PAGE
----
Jan. 15 Primary: Good or Bad for Voters?

By  | 

If the primary elections to pick Republican and Democratic candidates for the 2008 ballot were held February 9 as scheduled, it's true Michigan's primary would be less important than Iowa, New Hampshire, South Carolina, and Nevada. Those state have early primaries and caucuses, and more influence as a result.

"The contest will be over then," Gov. Jennifer Granholm says. It's why she, with the support of the legislature, signed a bill to move it up to Jan. 15.

"We want anyone who wants to be president to tell us what their plan is to help Michigan," State Sen. Valde Garcia says. Supporters argue it'll make candidates focus on alternative energy, manufacturing, and other issues important in Michigan.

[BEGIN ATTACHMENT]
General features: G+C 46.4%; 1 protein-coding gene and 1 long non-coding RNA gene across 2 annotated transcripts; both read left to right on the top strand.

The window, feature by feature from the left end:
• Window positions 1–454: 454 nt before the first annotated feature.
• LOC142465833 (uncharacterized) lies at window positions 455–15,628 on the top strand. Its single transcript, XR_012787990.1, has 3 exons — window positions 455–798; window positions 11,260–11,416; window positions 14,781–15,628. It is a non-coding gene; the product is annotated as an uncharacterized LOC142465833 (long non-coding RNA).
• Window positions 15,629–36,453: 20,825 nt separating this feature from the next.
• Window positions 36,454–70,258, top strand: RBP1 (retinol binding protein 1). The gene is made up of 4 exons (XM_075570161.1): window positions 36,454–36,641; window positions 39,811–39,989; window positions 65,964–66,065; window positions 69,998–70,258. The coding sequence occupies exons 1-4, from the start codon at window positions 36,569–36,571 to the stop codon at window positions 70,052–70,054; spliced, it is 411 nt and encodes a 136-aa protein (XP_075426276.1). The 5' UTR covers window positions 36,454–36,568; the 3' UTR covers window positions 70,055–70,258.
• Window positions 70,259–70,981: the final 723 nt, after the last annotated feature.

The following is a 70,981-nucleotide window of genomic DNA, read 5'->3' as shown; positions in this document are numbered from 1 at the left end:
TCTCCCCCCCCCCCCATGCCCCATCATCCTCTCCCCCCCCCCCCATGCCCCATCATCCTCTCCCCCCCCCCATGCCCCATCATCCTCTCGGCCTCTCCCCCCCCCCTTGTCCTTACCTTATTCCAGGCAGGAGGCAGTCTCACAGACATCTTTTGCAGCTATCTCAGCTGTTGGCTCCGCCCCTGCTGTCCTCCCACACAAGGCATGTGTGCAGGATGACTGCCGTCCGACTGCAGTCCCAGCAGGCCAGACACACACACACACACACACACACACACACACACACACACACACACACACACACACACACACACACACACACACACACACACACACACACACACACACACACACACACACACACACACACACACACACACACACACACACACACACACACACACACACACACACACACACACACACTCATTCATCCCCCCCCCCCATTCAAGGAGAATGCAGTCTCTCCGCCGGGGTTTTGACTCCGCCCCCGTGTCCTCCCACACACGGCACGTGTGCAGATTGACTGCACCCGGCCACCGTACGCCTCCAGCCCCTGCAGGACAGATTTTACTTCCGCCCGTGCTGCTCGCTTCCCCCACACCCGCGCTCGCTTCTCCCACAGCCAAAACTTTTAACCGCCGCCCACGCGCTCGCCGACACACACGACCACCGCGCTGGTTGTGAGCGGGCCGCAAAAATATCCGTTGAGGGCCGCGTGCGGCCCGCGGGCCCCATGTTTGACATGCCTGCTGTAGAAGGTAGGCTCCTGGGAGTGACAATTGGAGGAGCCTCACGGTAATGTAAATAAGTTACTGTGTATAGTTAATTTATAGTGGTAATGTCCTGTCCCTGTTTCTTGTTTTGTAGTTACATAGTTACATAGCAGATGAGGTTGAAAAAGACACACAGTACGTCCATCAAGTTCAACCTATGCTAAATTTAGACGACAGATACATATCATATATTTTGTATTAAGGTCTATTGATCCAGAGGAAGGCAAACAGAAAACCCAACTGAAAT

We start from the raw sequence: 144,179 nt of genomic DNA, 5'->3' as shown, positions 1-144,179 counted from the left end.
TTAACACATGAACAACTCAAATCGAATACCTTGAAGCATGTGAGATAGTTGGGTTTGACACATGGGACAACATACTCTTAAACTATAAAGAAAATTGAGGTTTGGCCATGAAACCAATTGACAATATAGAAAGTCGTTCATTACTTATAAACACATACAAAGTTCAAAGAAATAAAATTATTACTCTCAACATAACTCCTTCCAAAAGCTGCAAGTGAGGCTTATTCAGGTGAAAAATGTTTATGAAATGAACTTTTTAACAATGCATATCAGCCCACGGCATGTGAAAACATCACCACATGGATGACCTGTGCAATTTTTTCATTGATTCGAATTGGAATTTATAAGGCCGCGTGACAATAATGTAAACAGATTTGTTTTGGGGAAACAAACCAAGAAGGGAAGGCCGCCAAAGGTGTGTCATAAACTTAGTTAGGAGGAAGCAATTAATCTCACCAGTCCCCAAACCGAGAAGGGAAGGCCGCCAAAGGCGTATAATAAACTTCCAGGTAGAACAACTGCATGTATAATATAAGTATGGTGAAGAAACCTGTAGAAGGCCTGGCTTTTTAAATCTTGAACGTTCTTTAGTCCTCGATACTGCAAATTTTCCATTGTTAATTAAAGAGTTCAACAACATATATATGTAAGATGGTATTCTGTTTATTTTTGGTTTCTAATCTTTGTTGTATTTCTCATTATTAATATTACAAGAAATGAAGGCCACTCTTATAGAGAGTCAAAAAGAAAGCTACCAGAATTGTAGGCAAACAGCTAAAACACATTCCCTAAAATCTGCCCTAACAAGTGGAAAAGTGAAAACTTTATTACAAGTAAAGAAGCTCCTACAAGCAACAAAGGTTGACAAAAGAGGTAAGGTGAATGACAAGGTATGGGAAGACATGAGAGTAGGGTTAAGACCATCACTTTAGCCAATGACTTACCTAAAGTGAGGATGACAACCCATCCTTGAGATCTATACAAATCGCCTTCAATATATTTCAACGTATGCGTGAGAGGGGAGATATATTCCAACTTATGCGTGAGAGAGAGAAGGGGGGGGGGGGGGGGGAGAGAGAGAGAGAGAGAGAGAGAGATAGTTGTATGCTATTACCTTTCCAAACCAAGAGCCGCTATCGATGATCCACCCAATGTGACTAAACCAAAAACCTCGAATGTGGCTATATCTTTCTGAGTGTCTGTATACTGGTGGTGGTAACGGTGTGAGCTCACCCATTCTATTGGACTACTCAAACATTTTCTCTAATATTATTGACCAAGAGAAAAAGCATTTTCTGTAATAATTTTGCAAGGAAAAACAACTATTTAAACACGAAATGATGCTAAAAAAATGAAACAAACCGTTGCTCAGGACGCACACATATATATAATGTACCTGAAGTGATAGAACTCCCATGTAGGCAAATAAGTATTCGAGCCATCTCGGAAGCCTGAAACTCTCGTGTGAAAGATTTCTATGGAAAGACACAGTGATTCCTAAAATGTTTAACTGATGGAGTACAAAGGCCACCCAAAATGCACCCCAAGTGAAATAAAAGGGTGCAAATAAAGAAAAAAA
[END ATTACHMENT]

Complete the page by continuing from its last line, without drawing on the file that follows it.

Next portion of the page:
It's a bi-partisan decision, but both parties say Michigan will be punished for doing it. Republicans promise to strip the state of half our delegates to the convention where they chose the party's candidates. Dems have said they'll exclude all. Plus, the major Democratic candidates have signed pacts saying they won't campaign in states that push the primary up.

"The national press will discount Michigan's primary," MSU political science professor Paul Abramson says, "They'll treat it as a beauty contest."

The restrictions on delegates, he says, will keep candidates from spending money for Michigan votes.

The governor remains optimistic: "They will come, they will come," she told reporters Tuesday. "The pacts they signed have loopholes you can drive a truck through."

Sen. Garcia says the delegates will be seated in the end because the candidate chosen will want all the support they can get.

Abramson says in grasping for power, the state is apt to lose some. "I don't think those arguments make a lot of sense."

The governor says the decision is final.